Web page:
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Mental health law briefing 221 – Use of Section 17 leave for treatment of physical disorder

When patients detained under the Mental Health Act require treatment for a physical disorder unconnected with their mental disorder in a general hospital, they are commonly given leave under Section 17 to attend that hospital. Uncommonly, where the period in the general hospital is likely to be extended, the detention may be formally transferred to that hospital under Section 19. However, Section 17 leave is much more common.

The court has recently had to consider whether that approach is lawful when the patient lacks capacity1.


Patient AB was a 34 year old lady with cardiac problems that required surgery. It was also proposed to remove her lower teeth. She was detained in hospital under Section 3 of the Mental Health Act suffering from both a learning disability and mental illness. She lacked capacity to make decisions about her medical treatment.

The local health board applied to the court for a declaration as to whether it would be in her best interests for the proposed surgery to go ahead. It was proposed that she would be granted Section 17 leave to the relevant general hospital for the treatment to be undertaken.

Having considered the risks and the fact that the proposed treatment would undermine the patient’s personal autonomy, because she was at risk of dying without the treatment, the court concluded that it was in her best interests to undergo both of the proposed procedures.

Use of Section 17 Leave

The court also considered the legal basis for the detention of AB during the proposed procedures. Both before and during the treatment she would be subject to restraints that the court concluded would amount to a deprivation of her liberty. It found that this would be a further deprivation of liberty to that which she was already subjected because of her detention under the Mental Health Act and accordingly separate authority for that additional detention was required.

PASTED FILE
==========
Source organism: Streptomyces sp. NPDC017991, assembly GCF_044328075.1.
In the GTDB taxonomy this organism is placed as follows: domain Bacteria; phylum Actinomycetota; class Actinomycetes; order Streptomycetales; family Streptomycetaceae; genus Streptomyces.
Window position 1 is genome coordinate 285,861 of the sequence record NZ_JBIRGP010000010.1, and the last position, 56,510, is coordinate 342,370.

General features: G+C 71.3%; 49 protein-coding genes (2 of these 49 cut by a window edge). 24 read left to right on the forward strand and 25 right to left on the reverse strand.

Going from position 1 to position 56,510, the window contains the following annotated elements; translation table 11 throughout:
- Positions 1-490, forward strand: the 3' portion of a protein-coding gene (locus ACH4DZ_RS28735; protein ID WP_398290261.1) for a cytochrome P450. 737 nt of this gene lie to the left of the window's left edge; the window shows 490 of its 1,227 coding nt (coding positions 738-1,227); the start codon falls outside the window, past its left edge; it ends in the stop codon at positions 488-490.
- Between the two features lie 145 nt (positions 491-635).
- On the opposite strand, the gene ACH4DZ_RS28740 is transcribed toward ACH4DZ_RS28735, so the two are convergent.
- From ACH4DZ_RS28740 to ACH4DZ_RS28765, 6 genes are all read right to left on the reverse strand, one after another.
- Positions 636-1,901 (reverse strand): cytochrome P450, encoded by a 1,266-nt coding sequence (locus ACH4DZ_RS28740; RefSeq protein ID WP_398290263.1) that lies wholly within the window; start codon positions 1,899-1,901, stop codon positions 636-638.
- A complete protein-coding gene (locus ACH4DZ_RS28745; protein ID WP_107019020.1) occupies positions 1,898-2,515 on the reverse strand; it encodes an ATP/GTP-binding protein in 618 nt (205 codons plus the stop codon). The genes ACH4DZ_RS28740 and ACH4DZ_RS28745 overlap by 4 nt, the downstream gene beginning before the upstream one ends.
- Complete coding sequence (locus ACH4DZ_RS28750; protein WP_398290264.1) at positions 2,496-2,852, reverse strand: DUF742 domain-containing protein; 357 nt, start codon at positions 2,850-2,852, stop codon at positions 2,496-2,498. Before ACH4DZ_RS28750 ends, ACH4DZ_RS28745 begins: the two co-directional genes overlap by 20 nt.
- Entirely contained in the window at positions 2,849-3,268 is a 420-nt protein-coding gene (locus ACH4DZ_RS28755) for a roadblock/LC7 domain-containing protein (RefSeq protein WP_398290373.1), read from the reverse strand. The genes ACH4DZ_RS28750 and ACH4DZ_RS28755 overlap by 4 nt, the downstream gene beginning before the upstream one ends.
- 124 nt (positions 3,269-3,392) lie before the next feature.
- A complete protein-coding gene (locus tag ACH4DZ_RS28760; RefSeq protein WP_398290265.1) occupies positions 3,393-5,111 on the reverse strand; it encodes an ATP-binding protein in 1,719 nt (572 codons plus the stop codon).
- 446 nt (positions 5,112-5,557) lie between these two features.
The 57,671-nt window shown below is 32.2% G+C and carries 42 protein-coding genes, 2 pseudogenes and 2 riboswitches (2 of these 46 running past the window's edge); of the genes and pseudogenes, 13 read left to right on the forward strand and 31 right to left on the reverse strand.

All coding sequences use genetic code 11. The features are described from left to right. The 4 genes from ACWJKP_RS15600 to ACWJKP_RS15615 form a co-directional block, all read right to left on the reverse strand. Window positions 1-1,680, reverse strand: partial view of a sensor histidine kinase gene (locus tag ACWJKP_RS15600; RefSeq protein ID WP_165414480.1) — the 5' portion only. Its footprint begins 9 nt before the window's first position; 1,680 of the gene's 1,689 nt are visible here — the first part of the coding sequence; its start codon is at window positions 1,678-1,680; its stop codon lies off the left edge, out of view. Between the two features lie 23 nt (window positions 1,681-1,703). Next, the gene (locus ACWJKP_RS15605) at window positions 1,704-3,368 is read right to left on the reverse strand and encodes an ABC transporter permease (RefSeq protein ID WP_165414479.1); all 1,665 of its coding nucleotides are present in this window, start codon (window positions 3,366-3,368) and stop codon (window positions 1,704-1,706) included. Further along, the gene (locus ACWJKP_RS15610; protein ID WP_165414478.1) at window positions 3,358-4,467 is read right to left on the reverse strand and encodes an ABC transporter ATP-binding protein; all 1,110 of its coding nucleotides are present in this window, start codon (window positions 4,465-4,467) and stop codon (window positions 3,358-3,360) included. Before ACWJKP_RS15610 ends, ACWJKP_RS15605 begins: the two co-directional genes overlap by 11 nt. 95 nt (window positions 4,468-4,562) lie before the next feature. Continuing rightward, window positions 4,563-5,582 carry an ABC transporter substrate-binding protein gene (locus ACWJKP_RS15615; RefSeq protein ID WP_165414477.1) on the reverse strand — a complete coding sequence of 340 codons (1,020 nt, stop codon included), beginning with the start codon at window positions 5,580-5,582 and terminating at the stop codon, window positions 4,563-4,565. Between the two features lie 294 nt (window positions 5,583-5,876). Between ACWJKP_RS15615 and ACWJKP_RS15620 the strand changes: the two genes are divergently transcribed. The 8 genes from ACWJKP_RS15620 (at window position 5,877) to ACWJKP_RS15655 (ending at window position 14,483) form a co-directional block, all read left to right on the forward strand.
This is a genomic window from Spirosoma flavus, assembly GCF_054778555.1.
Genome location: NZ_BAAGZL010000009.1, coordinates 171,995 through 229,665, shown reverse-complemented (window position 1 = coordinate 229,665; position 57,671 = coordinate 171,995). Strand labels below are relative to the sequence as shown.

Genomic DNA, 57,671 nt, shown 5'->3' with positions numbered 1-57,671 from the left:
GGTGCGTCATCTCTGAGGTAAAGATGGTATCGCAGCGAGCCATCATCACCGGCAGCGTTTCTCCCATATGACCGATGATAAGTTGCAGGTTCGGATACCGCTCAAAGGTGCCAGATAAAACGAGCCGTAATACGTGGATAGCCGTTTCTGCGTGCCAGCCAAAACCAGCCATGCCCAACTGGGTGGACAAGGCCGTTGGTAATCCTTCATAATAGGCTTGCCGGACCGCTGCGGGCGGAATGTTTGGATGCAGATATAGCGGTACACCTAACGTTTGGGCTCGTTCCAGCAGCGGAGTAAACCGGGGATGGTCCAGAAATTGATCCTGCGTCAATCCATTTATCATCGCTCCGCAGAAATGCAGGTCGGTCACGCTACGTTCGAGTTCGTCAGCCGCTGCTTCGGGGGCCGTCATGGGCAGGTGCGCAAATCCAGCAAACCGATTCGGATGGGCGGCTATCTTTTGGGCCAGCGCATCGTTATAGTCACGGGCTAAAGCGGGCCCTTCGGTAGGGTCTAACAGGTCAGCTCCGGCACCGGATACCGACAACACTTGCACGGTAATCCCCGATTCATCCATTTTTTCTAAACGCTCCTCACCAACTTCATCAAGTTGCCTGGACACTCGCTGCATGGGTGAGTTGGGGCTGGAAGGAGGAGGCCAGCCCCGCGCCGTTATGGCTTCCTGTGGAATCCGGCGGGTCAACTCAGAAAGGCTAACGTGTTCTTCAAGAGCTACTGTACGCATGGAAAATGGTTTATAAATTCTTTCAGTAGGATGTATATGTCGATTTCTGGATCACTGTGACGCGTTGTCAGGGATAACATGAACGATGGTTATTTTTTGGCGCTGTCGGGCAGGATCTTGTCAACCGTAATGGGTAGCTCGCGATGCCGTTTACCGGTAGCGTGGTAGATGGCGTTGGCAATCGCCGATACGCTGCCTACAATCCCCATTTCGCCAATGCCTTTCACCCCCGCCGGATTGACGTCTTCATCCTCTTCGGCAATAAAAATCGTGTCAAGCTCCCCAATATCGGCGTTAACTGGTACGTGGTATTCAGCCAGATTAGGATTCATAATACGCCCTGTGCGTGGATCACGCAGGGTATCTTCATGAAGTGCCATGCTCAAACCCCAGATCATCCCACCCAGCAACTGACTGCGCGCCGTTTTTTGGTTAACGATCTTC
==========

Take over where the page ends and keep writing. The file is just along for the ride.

As the patient lacked capacity the question arose as to whether a DoLS Authorisation would suffice but the court found that she was either within Case A or Case B of Schedule 1A and thus ineligible.

Accordingly the court held that the deprivation of liberty that would occur as a result of the proposed medical treatment required authorisation by the court under its inherent jurisdiction.


Many practitioners may find this decision surprising given the common use of Section 17 to authorise treatment in a general hospital for physical disorder. Where the patient lacks capacity and further deprivation of liberty is required, this case would suggest that court authority is required. Obviously if the patient has capacity notwithstanding their detention under the Mental Health Act, then the issue would not arise if the patient refused treatment for physical disorder unconnected with their mental disorder.

Andrew Parsons
020 7227 7282

June 2015
© RadcliffesLeBrasseur

1. A local health board –v- AB [2015] EWCOP31.


This briefing is for guidance purposes only. RadcliffesLeBrasseur LLP accepts no responsibility or liability whatsoever for any action taken or not taken in relation to this note and recommends that appropriate legal advice be taken having regard to a client's own particular circumstances.

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